Service was friendly, led by Will Smith (formerly of Arbutus and Wild Honey) and the bill came to £182 per person. Admittedly this was with cheese as an extra course, a nice bottle of red wine and glasses of champagne and dessert wine. Of course, you could opt for the £29.50 set lunch to keep the bill down, but if you went a la carte and shared a modest bottle of wine then a typical cost per person might be around £90 with service. 

Overall, this was a very enjoyable experience, the culinary levels here being a lot higher than most London attempts at French bistros. To be sure the tables are small and the bill not small, but this is lovely food from a restaurant that delivers an experience that really does feel like a Lyon bouchon, and a very good one at that. The packed dining room on a Wednesday lunch reflects that successful formula.

Add a comment


User comments

  • Chris B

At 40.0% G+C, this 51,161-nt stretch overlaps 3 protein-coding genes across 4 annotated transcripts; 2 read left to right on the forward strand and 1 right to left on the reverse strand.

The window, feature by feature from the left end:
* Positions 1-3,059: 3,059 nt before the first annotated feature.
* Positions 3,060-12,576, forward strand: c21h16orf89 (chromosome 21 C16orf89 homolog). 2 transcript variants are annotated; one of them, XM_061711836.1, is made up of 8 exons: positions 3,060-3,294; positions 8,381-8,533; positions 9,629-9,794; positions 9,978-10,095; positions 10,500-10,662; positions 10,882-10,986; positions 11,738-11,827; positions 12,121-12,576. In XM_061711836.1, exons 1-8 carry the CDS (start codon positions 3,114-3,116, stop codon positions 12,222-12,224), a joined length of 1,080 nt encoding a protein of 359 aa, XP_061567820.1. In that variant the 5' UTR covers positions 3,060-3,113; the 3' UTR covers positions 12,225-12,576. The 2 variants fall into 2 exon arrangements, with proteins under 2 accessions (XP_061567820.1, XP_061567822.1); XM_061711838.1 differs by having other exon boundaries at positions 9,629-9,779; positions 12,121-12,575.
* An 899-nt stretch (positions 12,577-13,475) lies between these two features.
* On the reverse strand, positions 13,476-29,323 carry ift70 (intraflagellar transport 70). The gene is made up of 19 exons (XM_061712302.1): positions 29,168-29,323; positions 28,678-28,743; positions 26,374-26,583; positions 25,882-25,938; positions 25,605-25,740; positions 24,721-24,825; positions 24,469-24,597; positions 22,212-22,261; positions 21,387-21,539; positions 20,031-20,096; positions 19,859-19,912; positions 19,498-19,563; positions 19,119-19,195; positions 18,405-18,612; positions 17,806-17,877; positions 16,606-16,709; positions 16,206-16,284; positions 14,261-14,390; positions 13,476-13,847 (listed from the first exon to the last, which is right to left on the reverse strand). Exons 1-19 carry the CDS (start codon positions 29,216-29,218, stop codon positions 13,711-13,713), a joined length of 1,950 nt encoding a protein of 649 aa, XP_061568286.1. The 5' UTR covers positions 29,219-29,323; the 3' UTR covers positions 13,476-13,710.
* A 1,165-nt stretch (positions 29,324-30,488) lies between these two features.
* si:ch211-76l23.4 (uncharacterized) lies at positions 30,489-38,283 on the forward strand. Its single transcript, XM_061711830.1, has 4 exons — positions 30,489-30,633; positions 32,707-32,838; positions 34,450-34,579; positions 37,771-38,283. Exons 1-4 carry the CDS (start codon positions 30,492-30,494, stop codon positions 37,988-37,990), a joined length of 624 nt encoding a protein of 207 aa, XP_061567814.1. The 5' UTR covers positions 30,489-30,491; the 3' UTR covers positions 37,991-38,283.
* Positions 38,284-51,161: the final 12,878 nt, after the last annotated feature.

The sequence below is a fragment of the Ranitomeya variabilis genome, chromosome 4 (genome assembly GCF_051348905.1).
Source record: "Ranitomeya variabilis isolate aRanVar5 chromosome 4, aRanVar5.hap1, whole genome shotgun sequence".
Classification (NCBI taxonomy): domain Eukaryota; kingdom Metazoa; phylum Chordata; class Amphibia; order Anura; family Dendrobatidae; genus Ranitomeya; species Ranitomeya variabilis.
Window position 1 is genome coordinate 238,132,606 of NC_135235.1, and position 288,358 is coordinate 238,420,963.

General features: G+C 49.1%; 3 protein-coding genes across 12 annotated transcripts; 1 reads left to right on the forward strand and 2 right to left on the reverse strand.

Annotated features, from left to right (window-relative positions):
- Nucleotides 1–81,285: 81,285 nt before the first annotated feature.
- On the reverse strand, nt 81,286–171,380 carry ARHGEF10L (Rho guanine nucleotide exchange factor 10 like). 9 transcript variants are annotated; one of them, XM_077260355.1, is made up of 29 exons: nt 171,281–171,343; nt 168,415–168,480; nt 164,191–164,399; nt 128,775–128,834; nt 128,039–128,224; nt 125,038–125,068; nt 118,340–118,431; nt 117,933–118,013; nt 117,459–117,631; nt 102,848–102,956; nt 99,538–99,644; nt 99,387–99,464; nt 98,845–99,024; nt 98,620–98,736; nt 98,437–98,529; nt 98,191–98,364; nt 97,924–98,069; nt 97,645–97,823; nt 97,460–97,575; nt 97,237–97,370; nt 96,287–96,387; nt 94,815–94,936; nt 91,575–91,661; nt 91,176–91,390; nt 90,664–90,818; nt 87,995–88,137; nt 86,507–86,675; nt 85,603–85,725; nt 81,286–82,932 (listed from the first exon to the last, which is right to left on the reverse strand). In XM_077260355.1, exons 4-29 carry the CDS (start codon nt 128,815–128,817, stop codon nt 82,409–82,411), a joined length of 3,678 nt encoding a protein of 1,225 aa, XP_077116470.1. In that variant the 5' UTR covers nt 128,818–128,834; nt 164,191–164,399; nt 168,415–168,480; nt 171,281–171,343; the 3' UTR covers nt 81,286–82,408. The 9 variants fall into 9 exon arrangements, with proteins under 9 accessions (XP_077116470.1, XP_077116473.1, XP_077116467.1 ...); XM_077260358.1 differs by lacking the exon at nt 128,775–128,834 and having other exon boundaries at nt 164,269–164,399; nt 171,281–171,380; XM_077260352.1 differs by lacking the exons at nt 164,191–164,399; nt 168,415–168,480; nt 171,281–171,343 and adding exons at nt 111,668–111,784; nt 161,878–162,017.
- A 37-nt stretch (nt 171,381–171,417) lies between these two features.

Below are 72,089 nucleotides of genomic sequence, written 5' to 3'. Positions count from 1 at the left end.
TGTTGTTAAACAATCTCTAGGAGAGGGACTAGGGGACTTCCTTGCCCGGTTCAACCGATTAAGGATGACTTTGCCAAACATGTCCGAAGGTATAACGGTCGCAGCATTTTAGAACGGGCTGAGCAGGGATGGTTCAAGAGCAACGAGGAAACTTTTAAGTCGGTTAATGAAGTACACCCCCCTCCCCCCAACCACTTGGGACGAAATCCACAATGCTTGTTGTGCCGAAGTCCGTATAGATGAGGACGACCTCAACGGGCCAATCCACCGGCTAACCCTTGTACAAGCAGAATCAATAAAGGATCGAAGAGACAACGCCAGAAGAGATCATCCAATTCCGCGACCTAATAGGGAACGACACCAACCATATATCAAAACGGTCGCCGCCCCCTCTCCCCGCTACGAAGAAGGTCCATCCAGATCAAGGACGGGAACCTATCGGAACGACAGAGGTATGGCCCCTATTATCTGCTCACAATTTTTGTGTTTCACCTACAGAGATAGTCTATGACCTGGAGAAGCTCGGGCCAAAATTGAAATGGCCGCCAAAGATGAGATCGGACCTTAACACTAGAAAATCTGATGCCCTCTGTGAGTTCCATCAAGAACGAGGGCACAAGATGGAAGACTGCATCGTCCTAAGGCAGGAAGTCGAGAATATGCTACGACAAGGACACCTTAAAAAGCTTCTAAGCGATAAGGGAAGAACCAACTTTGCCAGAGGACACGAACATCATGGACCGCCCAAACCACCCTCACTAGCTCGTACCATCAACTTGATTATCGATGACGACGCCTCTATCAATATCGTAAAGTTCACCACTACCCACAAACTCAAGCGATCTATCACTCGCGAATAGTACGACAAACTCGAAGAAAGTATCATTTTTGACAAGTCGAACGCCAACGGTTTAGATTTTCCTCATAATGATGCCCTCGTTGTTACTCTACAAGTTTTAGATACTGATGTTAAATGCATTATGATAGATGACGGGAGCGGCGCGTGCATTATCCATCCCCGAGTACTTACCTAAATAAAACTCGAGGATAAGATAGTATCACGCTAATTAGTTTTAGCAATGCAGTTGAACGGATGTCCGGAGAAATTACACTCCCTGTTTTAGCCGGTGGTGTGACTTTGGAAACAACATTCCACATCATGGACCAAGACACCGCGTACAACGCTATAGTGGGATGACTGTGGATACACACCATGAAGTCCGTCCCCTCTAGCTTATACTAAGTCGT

We ate there on Wednesday evening and, whilst I agree with your food review, I have to emphasise your comments on table size. These are the smallest and closest tables I’ve ever seen in London. On the LHS wall of the restaurant there is no gap at all between what are tiny tables. Leaving the table to visit the bathroom requires you to move the table into the gangway yourself - and hope that you don’t manage to sweep off any items from your neighbours’ table. A cheeseboard could not fit on the table. I totally understand maximising “covers” but this layout won’t help attract returning locals. That, coupled with the room temperature (hot) and the acoustics (deafening) made this evening visit less than enjoyable. Lunch may well be a less hectic and better call.